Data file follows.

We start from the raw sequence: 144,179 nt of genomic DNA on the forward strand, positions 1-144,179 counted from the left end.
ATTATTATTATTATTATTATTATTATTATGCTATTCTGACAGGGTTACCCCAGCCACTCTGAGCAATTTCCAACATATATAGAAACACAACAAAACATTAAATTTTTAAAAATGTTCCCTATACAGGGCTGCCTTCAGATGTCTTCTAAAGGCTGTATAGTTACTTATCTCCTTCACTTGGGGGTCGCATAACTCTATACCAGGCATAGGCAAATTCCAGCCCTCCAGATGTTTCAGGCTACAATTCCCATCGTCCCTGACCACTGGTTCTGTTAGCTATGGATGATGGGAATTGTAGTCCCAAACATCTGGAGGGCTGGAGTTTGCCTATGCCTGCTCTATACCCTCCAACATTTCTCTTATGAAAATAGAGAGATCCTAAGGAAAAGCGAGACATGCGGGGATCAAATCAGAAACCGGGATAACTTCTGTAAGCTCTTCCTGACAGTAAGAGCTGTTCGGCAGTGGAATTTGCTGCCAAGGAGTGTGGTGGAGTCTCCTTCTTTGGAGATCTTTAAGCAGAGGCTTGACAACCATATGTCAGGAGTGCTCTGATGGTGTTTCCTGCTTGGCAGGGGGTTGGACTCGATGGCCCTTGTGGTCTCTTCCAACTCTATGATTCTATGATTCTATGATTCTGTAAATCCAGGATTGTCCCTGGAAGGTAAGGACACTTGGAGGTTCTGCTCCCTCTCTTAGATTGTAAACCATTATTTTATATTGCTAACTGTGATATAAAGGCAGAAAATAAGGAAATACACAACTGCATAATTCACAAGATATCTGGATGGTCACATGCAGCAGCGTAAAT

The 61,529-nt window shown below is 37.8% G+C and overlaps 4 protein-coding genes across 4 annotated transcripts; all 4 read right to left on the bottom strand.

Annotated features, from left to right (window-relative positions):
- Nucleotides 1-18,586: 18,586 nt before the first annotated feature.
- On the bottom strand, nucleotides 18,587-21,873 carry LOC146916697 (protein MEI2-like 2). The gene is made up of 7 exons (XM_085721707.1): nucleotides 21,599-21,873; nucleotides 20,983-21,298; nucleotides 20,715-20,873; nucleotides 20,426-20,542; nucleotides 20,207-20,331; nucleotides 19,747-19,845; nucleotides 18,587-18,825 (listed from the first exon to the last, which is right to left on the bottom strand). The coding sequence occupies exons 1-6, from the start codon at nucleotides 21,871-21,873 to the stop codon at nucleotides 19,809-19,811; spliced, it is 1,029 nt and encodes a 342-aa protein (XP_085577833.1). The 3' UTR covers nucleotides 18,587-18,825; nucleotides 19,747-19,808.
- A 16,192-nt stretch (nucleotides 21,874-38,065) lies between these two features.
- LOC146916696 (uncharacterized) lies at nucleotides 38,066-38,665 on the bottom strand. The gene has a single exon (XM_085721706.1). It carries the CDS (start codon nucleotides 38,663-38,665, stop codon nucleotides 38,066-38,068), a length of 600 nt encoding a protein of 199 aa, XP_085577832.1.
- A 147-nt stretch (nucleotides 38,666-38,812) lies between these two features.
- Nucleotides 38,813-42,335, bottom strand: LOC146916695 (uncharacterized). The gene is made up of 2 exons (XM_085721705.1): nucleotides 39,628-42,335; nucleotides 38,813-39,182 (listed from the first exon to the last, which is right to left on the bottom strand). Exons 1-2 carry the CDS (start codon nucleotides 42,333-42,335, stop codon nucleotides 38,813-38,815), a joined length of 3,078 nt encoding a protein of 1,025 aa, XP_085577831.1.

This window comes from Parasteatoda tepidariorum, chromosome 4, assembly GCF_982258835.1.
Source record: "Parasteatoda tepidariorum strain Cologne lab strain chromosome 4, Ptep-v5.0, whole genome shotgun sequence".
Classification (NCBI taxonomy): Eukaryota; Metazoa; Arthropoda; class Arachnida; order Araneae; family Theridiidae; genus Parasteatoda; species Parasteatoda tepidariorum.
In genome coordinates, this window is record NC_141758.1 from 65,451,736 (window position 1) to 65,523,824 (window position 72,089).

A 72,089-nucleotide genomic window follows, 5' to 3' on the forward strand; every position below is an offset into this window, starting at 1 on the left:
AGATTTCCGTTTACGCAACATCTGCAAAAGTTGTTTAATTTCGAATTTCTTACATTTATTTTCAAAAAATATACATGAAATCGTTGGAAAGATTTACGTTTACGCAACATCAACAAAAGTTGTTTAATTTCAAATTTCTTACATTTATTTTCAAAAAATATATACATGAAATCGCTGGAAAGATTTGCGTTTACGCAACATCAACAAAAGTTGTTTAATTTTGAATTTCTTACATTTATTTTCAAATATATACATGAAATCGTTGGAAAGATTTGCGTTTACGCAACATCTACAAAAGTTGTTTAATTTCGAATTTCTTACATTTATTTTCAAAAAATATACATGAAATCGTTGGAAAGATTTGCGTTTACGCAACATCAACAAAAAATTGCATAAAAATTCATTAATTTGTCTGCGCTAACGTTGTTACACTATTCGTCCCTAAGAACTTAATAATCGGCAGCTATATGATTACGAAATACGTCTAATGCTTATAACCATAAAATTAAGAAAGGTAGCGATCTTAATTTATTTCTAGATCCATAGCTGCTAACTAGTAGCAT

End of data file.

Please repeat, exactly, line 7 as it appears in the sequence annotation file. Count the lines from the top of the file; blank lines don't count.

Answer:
- A 16,192-nt stretch (nucleotides 21,874-38,065) lies between these two features.